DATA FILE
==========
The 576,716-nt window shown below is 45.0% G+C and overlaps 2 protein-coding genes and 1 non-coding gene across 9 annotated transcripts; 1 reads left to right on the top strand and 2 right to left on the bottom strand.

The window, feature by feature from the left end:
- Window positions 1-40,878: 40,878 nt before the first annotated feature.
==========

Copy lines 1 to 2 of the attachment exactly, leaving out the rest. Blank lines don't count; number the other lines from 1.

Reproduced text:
The 576,716-nt window shown below is 45.0% G+C and overlaps 2 protein-coding genes and 1 non-coding gene across 9 annotated transcripts; 1 reads left to right on the top strand and 2 right to left on the bottom strand.

The window, feature by feature from the left end: